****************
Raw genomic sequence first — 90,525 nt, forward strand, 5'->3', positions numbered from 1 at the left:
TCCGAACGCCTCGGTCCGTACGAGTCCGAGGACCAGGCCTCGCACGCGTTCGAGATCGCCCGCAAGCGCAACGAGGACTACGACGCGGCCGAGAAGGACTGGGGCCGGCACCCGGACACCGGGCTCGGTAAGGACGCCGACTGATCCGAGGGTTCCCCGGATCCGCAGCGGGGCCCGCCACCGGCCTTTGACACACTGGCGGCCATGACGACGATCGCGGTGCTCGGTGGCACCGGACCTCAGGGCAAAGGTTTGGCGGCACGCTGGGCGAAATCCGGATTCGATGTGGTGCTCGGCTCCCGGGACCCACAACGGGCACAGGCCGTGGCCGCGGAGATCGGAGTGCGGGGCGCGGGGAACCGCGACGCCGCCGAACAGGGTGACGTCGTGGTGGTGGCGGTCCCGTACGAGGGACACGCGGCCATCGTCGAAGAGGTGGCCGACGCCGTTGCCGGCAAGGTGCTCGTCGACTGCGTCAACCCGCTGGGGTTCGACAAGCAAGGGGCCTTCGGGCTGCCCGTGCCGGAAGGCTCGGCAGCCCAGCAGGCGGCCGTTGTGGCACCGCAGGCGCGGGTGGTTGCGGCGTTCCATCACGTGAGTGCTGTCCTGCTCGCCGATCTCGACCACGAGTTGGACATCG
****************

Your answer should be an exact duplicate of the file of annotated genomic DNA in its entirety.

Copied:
Raw genomic sequence first — 90,525 nt, forward strand, 5'->3', positions numbered from 1 at the left:
TCCGAACGCCTCGGTCCGTACGAGTCCGAGGACCAGGCCTCGCACGCGTTCGAGATCGCCCGCAAGCGCAACGAGGACTACGACGCGGCCGAGAAGGACTGGGGCCGGCACCCGGACACCGGGCTCGGTAAGGACGCCGACTGATCCGAGGGTTCCCCGGATCCGCAGCGGGGCCCGCCACCGGCCTTTGACACACTGGCGGCCATGACGACGATCGCGGTGCTCGGTGGCACCGGACCTCAGGGCAAAGGTTTGGCGGCACGCTGGGCGAAATCCGGATTCGATGTGGTGCTCGGCTCCCGGGACCCACAACGGGCACAGGCCGTGGCCGCGGAGATCGGAGTGCGGGGCGCGGGGAACCGCGACGCCGCCGAACAGGGTGACGTCGTGGTGGTGGCGGTCCCGTACGAGGGACACGCGGCCATCGTCGAAGAGGTGGCCGACGCCGTTGCCGGCAAGGTGCTCGTCGACTGCGTCAACCCGCTGGGGTTCGACAAGCAAGGGGCCTTCGGGCTGCCCGTGCCGGAAGGCTCGGCAGCCCAGCAGGCGGCCGTTGTGGCACCGCAGGCGCGGGTGGTTGCGGCGTTCCATCACGTGAGTGCTGTCCTGCTCGCCGATCTCGACCACGAGTTGGACATCG